With the Hyperloop Transportation Technologies Inc. signing a deal to build the first test track in California, Elon Musk’s “fifth mode of transport”, the Hyperloop, took its first big step from the realm of geeky to the concrete. Work on building the track is set to begin next year.
The scientific community is in shock after one of the largest scientific publishers, Science, was forced to retract a study on gay marriage; the reason? The data on which it was based was almost certainly fake.
Some researchers are considering a pilot treatment that involves MDMA, the active psychoactive ingredient in ecstasy pills, to help adults diagnosed with autistic spectrum disorder (ASD) ooze out anxiety. ASD adults typically report difficulties in bonding with other people and often feel nervous in a social setting. Though illegal in the United States, MDMA has been recently explored for psychotherapeutic purposes with promising results reported in battling addiction or post traumatic stress disorder. If it receives approval – and there’s a great deal of paperwork that needs to be filled before they get the green light – this would make it the first MDMA-assisted therapy for the treatment of social anxiety in autistic adults.
Hong Kong PolyU has designed a new FES (functional electrical stimulation)-robot hybrid that promises to ease recovery of mobility in stroke victims.
Scientists have discovered what they thought to a different species of chameleon – but DNA analysis revealed that they were in fact dealing with 11 different species, hiding in plain sight.
A team at Columbia University School of Engineering designed a new kind of diode comprised of a single molecule capable of halting or releasing current (a diode is basically a valve) that is 50 times better than previous molecular diode attempts. The breakthrough was its novel design: a clever tweaking of the tiny diode’s environment, and not the molecule’s structure itself as previously described. Though the currents involved are genuinely tiny, it might be enough to make this the first molecule-sized diode worthy of real world applications. Other universities and labs around the world also demonstrated working molecular resistors, switches or transistors. Together, all of these form the basis of a new kind of nano-circuitry that’s as miniaturized as it can get. Already, these sort of circuits are plagued by the uncertainties and challenges that follow at the quantum scale. But can we build electronics even smaller than this? it’s unfathomable at this point, but imagination must not succumb. Somewhere, there’s a common ground between fantasy and reality, and who knows what we’ll get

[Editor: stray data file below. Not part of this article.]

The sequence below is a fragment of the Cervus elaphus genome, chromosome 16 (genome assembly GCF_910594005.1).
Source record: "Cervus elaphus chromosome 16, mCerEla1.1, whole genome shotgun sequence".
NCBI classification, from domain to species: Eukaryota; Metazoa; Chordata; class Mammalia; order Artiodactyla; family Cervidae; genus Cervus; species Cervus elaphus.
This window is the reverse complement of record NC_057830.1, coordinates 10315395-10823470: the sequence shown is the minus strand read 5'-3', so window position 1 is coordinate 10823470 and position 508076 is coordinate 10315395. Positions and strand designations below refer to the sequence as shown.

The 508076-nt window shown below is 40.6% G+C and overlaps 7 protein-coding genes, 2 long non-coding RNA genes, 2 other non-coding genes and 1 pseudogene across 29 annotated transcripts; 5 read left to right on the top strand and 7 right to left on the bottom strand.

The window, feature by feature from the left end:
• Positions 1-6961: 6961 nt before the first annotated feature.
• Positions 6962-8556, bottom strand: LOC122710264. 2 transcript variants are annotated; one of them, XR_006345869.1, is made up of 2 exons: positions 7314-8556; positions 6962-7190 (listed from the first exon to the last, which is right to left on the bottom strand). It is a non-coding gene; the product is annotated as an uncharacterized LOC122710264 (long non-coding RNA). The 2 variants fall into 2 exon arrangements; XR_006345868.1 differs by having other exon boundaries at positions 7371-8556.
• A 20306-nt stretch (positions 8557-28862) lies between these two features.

This Monday morning, a volcano perched on one of Ecuador’s Galapagos islands erupted spewing lava on its side and dark plume overhead. The Wolf shiled volcano is the highest peak in the Galapagos Islands, reaching 1,707 m. Wolf is situated at the northern end of Isabela Island in the Galapagos, which is barely populated. The authorities have indeed confirmed that the population isn’t at risk, however the local, richly diverse fauna is another thing. The tiny island is the only place in the world that the pink iguana calls home.
The United Arab Emirates (UAE) announced on Monday its strategic framework for a newly established space agency, and also the first academic space program in the federation. The Space Research Center will be the first of its kind in the Middle East, as will be a graduate degree program in Advanced Space Science at the Masdar Institute of Science and Technology and Orbital ATK Inc. What’s the federation’s end game, though? Last year, UAE announced it will launch an orbiting probe around Mars in 2020. Is it all about scientific missions or, like Dubai’s towering skyscrapers, merely a show of force, of grandeur? Apparently, it’s part science, part showoff, part money. It’s hard to tell at this point which weighed more when UAE first considered its new space agency and subsequent missions.
There are millions and millions of photos under the public domain, and no doubt for some these can be nothing short of a gold mine. For instance, some scientists could find them most useful to compare things like glacial retreat or deforestation with what we’re seeing today or with results generated by models. Shifting through such a catalog is no easy feat, though.
Almost mockingly, Google not only shows that this isn’t half as challenging as it may seem, but also manages to turn image processing and sorting code into spectacular works of art. Using millions of photos scrapped from social networks like Flickr or Picasa, Goggle engineers made an algorithm that stitches them together to make 10,000 timelapse videos. Some are so accurate that you wouldn’t think for a moment each frame is actually a photo taken by some random, different person. Quite amazing, and a nice demonstration of what can be achieved in the future using other, much older data sets.